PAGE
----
After lunch at the Grand Central Market, our next stop was the Bradbury Building. One of the oldest buildings still standing in downtown Los Angeles, it was completed in 1893.
While the exterior is purposely plain, the interior is nothing short of spectacular.
Lewis Bradbury made his fortune mining gold and wanted a monument to his name. He hired a draftsman working in the architectural office of Sumner Hunt named George Wyman. Wyman consulted a planchette (a board used in seances) and was told if he took the job he would be successful.
Wyman was influenced by the science fiction book Looking Backward by Edward Bellamy written in 1887 about a Utopian society in the year 2000 where commercial buildings would be halls of light from above.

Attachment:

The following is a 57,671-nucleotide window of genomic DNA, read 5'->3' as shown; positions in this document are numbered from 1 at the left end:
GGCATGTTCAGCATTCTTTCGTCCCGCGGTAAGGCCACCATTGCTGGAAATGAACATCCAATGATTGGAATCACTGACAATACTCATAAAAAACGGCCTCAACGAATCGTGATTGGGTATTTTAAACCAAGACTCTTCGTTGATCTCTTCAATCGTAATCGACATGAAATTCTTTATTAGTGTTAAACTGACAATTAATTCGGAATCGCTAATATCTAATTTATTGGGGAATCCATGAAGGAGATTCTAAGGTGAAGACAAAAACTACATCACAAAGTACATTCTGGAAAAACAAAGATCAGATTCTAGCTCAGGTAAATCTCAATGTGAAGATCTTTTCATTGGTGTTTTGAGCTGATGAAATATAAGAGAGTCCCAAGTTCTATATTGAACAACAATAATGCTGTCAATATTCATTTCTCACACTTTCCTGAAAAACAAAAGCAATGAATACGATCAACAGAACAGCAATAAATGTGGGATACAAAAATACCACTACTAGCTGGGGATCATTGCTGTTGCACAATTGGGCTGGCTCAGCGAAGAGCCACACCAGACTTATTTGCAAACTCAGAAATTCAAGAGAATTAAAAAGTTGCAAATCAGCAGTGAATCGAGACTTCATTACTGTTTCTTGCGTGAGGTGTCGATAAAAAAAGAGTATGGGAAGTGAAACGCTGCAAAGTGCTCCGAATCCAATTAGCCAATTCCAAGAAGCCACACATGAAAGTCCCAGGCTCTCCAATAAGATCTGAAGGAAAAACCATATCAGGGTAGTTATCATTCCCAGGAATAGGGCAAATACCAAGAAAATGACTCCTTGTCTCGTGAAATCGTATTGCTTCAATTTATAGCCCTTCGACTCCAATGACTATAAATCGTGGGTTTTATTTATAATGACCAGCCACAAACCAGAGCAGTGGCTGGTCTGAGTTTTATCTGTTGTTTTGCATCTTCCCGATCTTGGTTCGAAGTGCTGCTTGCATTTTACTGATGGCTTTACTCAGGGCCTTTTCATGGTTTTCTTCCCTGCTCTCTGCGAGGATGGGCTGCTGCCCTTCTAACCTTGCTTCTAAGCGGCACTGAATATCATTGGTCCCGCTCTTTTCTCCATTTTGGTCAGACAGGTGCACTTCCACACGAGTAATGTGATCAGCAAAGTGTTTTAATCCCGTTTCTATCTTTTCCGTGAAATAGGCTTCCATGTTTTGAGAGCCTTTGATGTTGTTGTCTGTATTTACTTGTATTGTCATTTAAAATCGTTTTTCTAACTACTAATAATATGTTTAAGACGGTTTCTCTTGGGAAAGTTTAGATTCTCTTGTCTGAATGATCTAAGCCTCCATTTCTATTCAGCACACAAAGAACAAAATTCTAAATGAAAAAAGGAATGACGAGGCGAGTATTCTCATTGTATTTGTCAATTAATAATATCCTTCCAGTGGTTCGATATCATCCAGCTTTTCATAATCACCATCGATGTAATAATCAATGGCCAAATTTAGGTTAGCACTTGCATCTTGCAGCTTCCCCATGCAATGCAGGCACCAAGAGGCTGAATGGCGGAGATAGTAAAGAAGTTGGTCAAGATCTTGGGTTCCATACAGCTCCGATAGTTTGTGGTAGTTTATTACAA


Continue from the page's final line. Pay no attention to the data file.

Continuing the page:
A spring was discovered under the site so although this meant extra precautions to strengthen the foundations, the water was used to run hydraulic elevators.
The building has been the star of countless movies, TV shows, commercials and music videos.
The beautiful wrought iron work was created in France and displayed at the Chicago World’s Fair before being installed in the building.
In 1991 developer Ira Yellin and project architect Brenda Levin Associates undertook a $7 million restoration and seismic retrofitting.
Lewis Bradbury unfortunately passed away just months before his building opened. When he was alive he could look down from his home on Bunker Hill to keep an eye on the progress of the construction. I like to think he saw his completed building from a much higher viewpoint!
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